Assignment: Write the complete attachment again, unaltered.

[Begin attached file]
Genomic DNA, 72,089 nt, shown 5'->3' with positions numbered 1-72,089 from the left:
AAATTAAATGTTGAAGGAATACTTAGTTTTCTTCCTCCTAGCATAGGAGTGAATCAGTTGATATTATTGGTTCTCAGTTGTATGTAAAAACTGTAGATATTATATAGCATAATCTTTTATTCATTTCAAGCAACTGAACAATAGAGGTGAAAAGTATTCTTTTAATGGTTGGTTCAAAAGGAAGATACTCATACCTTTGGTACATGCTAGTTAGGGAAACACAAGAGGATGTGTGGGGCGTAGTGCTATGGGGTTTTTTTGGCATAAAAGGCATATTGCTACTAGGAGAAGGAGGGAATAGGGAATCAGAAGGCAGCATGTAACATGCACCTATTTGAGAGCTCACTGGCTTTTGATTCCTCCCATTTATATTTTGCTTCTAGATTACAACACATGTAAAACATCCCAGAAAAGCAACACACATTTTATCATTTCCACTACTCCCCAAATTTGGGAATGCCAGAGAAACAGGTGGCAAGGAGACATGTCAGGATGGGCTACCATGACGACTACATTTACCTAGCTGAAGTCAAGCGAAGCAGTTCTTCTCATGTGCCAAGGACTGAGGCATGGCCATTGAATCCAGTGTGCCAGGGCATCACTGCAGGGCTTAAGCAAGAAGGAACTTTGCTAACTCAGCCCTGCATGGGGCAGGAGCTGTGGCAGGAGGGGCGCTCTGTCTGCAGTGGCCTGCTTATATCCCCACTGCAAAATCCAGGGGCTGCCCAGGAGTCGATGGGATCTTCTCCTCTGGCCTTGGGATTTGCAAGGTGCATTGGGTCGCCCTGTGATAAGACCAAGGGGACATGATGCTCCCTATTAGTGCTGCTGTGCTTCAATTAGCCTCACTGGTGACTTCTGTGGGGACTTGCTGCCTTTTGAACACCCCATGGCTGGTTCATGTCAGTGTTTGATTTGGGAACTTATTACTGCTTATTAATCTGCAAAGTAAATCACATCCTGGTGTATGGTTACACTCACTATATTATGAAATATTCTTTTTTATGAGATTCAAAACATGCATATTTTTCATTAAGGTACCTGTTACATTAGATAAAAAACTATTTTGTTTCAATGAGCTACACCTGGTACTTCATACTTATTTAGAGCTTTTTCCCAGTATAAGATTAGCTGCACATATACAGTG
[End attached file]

Genomic DNA, 72,089 nt, shown 5'->3' with positions numbered 1-72,089 from the left:
AAATTAAATGTTGAAGGAATACTTAGTTTTCTTCCTCCTAGCATAGGAGTGAATCAGTTGATATTATTGGTTCTCAGTTGTATGTAAAAACTGTAGATATTATATAGCATAATCTTTTATTCATTTCAAGCAACTGAACAATAGAGGTGAAAAGTATTCTTTTAATGGTTGGTTCAAAAGGAAGATACTCATACCTTTGGTACATGCTAGTTAGGGAAACACAAGAGGATGTGTGGGGCGTAGTGCTATGGGGTTTTTTTGGCATAAAAGGCATATTGCTACTAGGAGAAGGAGGGAATAGGGAATCAGAAGGCAGCATGTAACATGCACCTATTTGAGAGCTCACTGGCTTTTGATTCCTCCCATTTATATTTTGCTTCTAGATTACAACACATGTAAAACATCCCAGAAAAGCAACACACATTTTATCATTTCCACTACTCCCCAAATTTGGGAATGCCAGAGAAACAGGTGGCAAGGAGACATGTCAGGATGGGCTACCATGACGACTACATTTACCTAGCTGAAGTCAAGCGAAGCAGTTCTTCTCATGTGCCAAGGACTGAGGCATGGCCATTGAATCCAGTGTGCCAGGGCATCACTGCAGGGCTTAAGCAAGAAGGAACTTTGCTAACTCAGCCCTGCATGGGGCAGGAGCTGTGGCAGGAGGGGCGCTCTGTCTGCAGTGGCCTGCTTATATCCCCACTGCAAAATCCAGGGGCTGCCCAGGAGTCGATGGGATCTTCTCCTCTGGCCTTGGGATTTGCAAGGTGCATTGGGTCGCCCTGTGATAAGACCAAGGGGACATGATGCTCCCTATTAGTGCTGCTGTGCTTCAATTAGCCTCACTGGTGACTTCTGTGGGGACTTGCTGCCTTTTGAACACCCCATGGCTGGTTCATGTCAGTGTTTGATTTGGGAACTTATTACTGCTTATTAATCTGCAAAGTAAATCACATCCTGGTGTATGGTTACACTCACTATATTATGAAATATTCTTTTTTATGAGATTCAAAACATGCATATTTTTCATTAAGGTACCTGTTACATTAGATAAAAAACTATTTTGTTTCAATGAGCTACACCTGGTACTTCATACTTATTTAGAGCTTTTTCCCAGTATAAGATTAGCTGCACATATACAGTG